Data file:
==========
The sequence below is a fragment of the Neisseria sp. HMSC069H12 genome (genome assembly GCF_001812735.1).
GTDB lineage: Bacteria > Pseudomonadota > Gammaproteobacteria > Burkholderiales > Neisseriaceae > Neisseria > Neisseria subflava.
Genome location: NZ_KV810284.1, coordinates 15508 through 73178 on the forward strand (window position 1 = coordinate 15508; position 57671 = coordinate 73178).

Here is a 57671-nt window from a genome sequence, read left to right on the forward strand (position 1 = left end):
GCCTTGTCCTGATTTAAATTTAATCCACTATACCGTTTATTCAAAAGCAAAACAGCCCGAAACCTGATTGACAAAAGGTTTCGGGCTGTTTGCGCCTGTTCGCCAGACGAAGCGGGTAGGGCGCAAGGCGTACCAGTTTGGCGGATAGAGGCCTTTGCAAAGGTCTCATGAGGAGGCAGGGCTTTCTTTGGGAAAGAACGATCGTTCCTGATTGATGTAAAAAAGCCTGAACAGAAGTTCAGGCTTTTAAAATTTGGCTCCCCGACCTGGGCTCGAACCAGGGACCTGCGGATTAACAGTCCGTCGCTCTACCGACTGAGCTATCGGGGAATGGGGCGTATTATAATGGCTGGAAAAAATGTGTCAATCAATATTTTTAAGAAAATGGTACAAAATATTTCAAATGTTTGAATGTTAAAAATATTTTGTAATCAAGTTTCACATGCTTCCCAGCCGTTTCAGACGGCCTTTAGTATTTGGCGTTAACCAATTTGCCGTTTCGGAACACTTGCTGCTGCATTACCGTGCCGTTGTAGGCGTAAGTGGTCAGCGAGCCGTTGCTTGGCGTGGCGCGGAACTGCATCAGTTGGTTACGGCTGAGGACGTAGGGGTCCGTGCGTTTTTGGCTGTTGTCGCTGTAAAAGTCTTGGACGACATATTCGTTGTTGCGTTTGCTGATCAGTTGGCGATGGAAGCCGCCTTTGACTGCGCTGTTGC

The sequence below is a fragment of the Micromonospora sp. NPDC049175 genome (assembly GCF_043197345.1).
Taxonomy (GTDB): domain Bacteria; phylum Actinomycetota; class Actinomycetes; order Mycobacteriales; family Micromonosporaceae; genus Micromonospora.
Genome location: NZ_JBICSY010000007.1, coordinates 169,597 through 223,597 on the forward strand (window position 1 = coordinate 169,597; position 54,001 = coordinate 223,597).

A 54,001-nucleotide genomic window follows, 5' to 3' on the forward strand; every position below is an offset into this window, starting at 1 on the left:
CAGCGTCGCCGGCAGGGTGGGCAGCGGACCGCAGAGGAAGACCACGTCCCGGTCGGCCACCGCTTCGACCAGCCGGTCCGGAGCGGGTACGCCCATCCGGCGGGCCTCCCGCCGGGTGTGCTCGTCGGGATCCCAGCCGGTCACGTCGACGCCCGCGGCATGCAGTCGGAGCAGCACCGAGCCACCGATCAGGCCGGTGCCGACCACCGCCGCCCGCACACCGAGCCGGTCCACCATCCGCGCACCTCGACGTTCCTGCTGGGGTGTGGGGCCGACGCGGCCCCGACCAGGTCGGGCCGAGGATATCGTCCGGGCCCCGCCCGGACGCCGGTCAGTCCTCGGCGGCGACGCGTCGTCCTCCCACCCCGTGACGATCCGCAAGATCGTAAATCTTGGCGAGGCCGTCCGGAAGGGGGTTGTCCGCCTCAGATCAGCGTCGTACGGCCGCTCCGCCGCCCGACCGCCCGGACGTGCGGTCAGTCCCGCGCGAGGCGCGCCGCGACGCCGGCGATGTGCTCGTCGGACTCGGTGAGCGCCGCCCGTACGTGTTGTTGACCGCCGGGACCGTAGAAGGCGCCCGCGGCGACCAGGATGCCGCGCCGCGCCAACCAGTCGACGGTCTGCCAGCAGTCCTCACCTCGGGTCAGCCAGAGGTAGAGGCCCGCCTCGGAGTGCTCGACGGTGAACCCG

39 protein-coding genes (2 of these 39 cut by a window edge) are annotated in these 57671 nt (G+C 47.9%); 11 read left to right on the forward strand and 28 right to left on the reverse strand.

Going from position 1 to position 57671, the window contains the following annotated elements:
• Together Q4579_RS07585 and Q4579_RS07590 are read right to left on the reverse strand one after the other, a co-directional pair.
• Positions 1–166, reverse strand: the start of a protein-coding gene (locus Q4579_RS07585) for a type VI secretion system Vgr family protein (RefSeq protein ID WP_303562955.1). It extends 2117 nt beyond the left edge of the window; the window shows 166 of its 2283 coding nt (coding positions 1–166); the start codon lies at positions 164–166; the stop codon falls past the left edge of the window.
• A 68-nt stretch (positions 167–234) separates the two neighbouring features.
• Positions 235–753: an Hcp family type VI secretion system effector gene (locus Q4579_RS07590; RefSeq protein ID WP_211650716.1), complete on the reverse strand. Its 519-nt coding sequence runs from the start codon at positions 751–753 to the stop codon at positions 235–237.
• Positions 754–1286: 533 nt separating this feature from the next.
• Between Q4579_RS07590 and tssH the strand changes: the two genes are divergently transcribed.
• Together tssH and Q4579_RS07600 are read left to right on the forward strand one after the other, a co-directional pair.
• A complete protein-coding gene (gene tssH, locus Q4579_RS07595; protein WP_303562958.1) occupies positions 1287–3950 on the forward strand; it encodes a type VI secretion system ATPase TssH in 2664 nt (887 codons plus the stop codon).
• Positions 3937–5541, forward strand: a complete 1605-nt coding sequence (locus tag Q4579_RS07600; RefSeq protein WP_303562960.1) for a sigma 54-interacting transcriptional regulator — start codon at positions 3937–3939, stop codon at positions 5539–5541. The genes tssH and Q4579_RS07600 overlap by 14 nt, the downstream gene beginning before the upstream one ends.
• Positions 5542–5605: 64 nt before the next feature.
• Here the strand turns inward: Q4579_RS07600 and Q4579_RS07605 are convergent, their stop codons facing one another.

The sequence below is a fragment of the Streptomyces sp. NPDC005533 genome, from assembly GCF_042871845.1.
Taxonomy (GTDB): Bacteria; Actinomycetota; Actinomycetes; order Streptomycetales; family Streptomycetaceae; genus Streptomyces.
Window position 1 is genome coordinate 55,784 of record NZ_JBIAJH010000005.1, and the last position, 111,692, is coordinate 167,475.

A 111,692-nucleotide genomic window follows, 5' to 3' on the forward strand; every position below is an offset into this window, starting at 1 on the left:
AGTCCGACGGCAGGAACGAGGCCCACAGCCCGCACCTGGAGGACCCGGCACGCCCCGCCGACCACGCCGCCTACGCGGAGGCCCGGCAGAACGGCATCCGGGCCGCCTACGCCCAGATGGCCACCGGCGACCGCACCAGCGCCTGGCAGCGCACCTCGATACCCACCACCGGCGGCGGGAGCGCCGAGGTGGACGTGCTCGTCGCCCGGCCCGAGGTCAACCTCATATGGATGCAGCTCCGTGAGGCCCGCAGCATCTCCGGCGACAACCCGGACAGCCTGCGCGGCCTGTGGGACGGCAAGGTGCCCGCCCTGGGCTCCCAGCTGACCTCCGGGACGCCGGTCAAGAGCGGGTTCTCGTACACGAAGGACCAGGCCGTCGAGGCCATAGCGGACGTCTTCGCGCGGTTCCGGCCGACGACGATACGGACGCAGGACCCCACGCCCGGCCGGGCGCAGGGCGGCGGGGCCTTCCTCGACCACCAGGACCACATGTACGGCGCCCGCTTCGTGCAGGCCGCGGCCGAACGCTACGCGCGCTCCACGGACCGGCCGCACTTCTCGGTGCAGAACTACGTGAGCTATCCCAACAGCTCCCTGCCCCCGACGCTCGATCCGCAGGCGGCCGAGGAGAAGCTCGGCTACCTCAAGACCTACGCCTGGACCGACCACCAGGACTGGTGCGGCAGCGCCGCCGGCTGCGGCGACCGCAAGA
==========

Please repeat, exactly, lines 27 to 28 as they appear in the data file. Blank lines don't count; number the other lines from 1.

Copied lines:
A 111,692-nucleotide genomic window follows, 5' to 3' on the forward strand; every position below is an offset into this window, starting at 1 on the left:
AGTCCGACGGCAGGAACGAGGCCCACAGCCCGCACCTGGAGGACCCGGCACGCCCCGCCGACCACGCCGCCTACGCGGAGGCCCGGCAGAACGGCATCCGGGCCGCCTACGCCCAGATGGCCACCGGCGACCGCACCAGCGCCTGGCAGCGCACCTCGATACCCACCACCGGCGGCGGGAGCGCCGAGGTGGACGTGCTCGTCGCCCGGCCCGAGGTCAACCTCATATGGATGCAGCTCCGTGAGGCCCGCAGCATCTCCGGCGACAACCCGGACAGCCTGCGCGGCCTGTGGGACGGCAAGGTGCCCGCCCTGGGCTCCCAGCTGACCTCCGGGACGCCGGTCAAGAGCGGGTTCTCGTACACGAAGGACCAGGCCGTCGAGGCCATAGCGGACGTCTTCGCGCGGTTCCGGCCGACGACGATACGGACGCAGGACCCCACGCCCGGCCGGGCGCAGGGCGGCGGGGCCTTCCTCGACCACCAGGACCACATGTACGGCGCCCGCTTCGTGCAGGCCGCGGCCGAACGCTACGCGCGCTCCACGGACCGGCCGCACTTCTCGGTGCAGAACTACGTGAGCTATCCCAACAGCTCCCTGCCCCCGACGCTCGATCCGCAGGCGGCCGAGGAGAAGCTCGGCTACCTCAAGACCTACGCCTGGACCGACCACCAGGACTGGTGCGGCAGCGCCGCCGGCTGCGGCGACCGCAAGA